Switch to: References

Citations of:

Truth in Fiction

Philosophy Compass 6 (3):158-167 (2011)

Add citations

You must login to add citations.
  1. The Real Foundation of Fictional Worlds.Stacie Friend - 2017 - Australasian Journal of Philosophy 95 (1):29-42.
    I argue that judgments of what is ‘true in a fiction’ presuppose the Reality Assumption: the assumption that everything that is true is fictionally the case, unless excluded by the work. By contrast with the more familiar Reality Principle, the Reality Assumption is not a rule for inferring implied content from what is explicit. Instead, it provides an array of real-world truths that can be used in such inferences. I claim that the Reality Assumption is essential to our ability to (...)
    Download  
     
    Export citation  
     
    Bookmark   49 citations  
  • Walton on Fictionality.Richard Woodward - 2014 - Philosophy Compass 9 (12):825-836.
    This paper provides an overview of the account of fictionality — i.e. the phenomenon of things being true “in” or “according to” fictions — that lies at the heart of Kendall Walton's account of representational art. Walton's central idea is that what it is for a proposition to be fictional is for there to be a prescription to imagine that proposition. As we shall see, however, properly understanding this proposal requires an antecedent grasp of Walton's picture of games of make-believe (...)
    Download  
     
    Export citation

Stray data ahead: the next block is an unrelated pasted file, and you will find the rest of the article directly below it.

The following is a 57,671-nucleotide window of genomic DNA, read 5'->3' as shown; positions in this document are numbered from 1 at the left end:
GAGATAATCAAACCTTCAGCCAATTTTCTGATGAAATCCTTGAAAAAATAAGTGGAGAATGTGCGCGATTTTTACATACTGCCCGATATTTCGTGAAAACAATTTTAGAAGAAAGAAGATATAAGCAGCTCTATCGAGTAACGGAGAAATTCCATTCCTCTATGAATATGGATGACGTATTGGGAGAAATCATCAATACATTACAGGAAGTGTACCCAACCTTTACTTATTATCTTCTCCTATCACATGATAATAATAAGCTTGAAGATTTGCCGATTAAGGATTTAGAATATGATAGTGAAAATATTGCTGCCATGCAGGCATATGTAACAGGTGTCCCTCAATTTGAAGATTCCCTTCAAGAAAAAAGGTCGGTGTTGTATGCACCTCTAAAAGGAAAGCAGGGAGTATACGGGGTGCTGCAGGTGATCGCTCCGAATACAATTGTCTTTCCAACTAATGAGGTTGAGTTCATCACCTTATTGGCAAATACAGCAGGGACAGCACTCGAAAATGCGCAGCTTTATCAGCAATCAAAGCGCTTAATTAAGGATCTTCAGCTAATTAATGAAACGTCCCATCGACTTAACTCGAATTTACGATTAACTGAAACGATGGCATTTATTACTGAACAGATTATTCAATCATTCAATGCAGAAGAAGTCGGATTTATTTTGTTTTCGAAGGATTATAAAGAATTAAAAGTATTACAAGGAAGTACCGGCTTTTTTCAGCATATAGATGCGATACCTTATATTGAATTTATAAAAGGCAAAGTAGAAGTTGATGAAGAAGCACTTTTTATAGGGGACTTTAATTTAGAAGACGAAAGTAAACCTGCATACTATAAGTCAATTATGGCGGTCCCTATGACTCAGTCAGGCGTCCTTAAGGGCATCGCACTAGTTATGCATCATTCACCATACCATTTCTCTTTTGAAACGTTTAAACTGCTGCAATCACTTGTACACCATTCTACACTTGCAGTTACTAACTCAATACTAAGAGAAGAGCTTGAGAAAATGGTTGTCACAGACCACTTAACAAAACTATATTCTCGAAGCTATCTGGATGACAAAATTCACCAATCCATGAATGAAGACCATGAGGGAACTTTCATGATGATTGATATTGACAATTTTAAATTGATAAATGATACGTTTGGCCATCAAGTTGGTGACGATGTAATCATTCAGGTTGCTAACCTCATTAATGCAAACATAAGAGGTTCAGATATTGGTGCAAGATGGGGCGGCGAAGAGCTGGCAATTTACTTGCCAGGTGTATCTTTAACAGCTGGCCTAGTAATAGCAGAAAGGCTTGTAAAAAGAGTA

Bookmark   16 citations  
  • The Possibility of Empty Fictions.Nathan Wildman - 2019 - Journal of Aesthetics and Art Criticism 77 (1):35-42.
    Download  
     
    Export citation  
     
    Bookmark   6 citations  
  • The Cognitive Role of Fictionality.J. Robert G. Williams & Richard Woodward - forthcoming - Philosophy and Phenomenological Research.
    Philosophy and Phenomenological Research, EarlyView.
    Download  
     
    Export citation  
     
    Bookmark   5 citations  
  • No Trouble with Poetic Licence: A Reply to Xhignesse.Nathan Wildman & Christian Folde - 2018 - British Journal of Aesthetics 58 (3):319-326.
    Recently, Xhignesse has argued that the principle of poetic licence, which roughly states that any class of propositions is true in some possible fiction, ought to be rejected. Here, we defend PPL from Xhignesse’s objection by demonstrating that, properly understood, his purported counter-example case is either irrelevant or unproblematic. The upshot is that Xhignesse has given us no reason to reject PPL.
    Download  
     
    Export citation  
     
    Bookmark   4 citations  
  • Metaphors in Arts and Science.Walter Veit & Ney Milan - 2021 - European Journal for Philosophy of Science 11 (2):1-24.
    Metaphors abound in both the arts and in science. Due to the traditional division between these enterprises as one concerned with aesthetic values and the other with epistemic values there has unfortunately been very little work on the relation between metaphors in the arts and sciences. In this paper, we aim to remedy this omission by defending a continuity thesis regarding the function of metaphor across both domains, that is, metaphors fulfill any of the same functions in science as they (...)
    Download  
     
    Export citation  
     
    Bookmark   5 citations  
  • Fiction and Importation.Andreas Stokke - 2022 - Linguistics and Philosophy 45 (1):65-89.